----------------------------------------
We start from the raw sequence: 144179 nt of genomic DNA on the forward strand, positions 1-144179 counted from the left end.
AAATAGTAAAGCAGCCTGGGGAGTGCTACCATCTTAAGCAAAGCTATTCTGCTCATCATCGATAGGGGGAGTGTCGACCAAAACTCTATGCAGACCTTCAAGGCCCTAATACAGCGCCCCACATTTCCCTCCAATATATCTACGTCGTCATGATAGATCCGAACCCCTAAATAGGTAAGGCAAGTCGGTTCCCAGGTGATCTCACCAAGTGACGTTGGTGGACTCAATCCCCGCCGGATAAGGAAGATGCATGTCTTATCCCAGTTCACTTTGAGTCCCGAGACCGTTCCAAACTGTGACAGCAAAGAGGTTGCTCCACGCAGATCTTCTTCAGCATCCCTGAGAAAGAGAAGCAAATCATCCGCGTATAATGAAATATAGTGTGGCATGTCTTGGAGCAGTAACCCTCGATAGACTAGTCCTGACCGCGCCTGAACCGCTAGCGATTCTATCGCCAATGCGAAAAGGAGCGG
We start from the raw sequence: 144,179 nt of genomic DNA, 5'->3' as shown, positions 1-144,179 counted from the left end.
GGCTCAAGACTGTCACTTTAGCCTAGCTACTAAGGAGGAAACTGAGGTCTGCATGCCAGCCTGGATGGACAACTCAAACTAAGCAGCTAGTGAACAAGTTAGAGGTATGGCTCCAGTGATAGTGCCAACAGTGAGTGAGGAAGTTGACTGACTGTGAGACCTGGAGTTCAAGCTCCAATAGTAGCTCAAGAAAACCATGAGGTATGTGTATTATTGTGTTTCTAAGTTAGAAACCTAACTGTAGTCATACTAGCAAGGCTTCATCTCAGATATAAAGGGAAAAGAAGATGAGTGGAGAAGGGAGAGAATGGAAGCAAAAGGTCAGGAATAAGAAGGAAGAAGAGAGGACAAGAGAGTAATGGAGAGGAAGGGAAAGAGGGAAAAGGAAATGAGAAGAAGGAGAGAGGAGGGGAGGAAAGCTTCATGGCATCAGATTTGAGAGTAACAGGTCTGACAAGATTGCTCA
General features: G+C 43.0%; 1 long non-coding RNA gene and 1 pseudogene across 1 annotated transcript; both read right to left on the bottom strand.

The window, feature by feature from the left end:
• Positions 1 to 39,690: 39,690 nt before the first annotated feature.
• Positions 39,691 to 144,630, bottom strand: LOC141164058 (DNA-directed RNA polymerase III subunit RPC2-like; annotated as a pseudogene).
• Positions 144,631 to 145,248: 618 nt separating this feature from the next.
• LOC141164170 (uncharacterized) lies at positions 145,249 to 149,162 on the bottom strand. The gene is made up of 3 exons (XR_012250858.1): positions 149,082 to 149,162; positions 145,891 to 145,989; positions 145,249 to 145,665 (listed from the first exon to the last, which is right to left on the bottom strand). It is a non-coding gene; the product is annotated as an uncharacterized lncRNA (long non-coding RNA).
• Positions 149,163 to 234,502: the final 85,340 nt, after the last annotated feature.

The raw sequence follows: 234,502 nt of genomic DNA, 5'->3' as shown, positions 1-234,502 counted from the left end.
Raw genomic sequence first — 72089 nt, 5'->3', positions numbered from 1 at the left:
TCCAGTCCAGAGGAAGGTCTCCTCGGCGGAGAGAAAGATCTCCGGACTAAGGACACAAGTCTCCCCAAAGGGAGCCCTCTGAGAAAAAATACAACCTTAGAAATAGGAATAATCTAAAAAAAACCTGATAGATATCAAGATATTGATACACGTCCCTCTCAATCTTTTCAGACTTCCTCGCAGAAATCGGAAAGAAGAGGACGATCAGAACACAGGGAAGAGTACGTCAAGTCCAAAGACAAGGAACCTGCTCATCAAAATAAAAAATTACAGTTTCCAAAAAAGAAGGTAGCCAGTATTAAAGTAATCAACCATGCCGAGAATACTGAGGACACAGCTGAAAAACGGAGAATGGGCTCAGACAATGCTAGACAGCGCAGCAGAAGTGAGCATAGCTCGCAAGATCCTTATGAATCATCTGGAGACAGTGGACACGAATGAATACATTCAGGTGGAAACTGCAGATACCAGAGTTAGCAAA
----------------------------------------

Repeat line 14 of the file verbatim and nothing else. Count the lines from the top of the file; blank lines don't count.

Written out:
TCCAGTCCAGAGGAAGGTCTCCTCGGCGGAGAGAAAGATCTCCGGACTAAGGACACAAGTCTCCCCAAAGGGAGCCCTCTGAGAAAAAATACAACCTTAGAAATAGGAATAATCTAAAAAAAACCTGATAGATATCAAGATATTGATACACGTCCCTCTCAATCTTTTCAGACTTCCTCGCAGAAATCGGAAAGAAGAGGACGATCAGAACACAGGGAAGAGTACGTCAAGTCCAAAGACAAGGAACCTGCTCATCAAAATAAAAAATTACAGTTTCCAAAAAAGAAGGTAGCCAGTATTAAAGTAATCAACCATGCCGAGAATACTGAGGACACAGCTGAAAAACGGAGAATGGGCTCAGACAATGCTAGACAGCGCAGCAGAAGTGAGCATAGCTCGCAAGATCCTTATGAATCATCTGGAGACAGTGGACACGAATGAATACATTCAGGTGGAAACTGCAGATACCAGAGTTAGCAAA